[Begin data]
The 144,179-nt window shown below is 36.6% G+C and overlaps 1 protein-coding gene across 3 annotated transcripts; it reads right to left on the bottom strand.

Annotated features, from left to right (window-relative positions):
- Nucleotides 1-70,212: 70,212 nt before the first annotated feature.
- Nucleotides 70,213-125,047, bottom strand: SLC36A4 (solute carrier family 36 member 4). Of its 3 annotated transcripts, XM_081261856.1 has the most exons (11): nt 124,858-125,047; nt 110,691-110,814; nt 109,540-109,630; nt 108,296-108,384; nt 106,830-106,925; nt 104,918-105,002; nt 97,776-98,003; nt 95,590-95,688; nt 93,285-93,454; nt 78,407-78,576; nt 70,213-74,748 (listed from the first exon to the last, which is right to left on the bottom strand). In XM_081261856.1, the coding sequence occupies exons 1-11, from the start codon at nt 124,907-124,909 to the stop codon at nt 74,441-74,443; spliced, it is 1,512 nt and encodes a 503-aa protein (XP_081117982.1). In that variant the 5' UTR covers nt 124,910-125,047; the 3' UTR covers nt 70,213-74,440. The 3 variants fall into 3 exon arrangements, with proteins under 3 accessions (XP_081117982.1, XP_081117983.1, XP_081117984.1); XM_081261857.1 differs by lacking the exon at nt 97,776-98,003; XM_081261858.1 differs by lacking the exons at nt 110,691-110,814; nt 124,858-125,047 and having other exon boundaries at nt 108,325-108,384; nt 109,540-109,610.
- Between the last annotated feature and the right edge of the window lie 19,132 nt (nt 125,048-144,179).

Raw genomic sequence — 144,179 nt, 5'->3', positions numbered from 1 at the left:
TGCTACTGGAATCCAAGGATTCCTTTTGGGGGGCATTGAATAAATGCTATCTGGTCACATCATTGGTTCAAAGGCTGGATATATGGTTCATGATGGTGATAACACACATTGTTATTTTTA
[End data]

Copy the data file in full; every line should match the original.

The 144,179-nt window shown below is 36.6% G+C and overlaps 1 protein-coding gene across 3 annotated transcripts; it reads right to left on the bottom strand.

Annotated features, from left to right (window-relative positions):
- Nucleotides 1-70,212: 70,212 nt before the first annotated feature.
- Nucleotides 70,213-125,047, bottom strand: SLC36A4 (solute carrier family 36 member 4). Of its 3 annotated transcripts, XM_081261856.1 has the most exons (11): nt 124,858-125,047; nt 110,691-110,814; nt 109,540-109,630; nt 108,296-108,384; nt 106,830-106,925; nt 104,918-105,002; nt 97,776-98,003; nt 95,590-95,688; nt 93,285-93,454; nt 78,407-78,576; nt 70,213-74,748 (listed from the first exon to the last, which is right to left on the bottom strand). In XM_081261856.1, the coding sequence occupies exons 1-11, from the start codon at nt 124,907-124,909 to the stop codon at nt 74,441-74,443; spliced, it is 1,512 nt and encodes a 503-aa protein (XP_081117982.1). In that variant the 5' UTR covers nt 124,910-125,047; the 3' UTR covers nt 70,213-74,440. The 3 variants fall into 3 exon arrangements, with proteins under 3 accessions (XP_081117982.1, XP_081117983.1, XP_081117984.1); XM_081261857.1 differs by lacking the exon at nt 97,776-98,003; XM_081261858.1 differs by lacking the exons at nt 110,691-110,814; nt 124,858-125,047 and having other exon boundaries at nt 108,325-108,384; nt 109,540-109,610.
- Between the last annotated feature and the right edge of the window lie 19,132 nt (nt 125,048-144,179).

Raw genomic sequence — 144,179 nt, 5'->3', positions numbered from 1 at the left:
TGCTACTGGAATCCAAGGATTCCTTTTGGGGGGCATTGAATAAATGCTATCTGGTCACATCATTGGTTCAAAGGCTGGATATATGGTTCATGATGGTGATAACACACATTGTTATTTTTA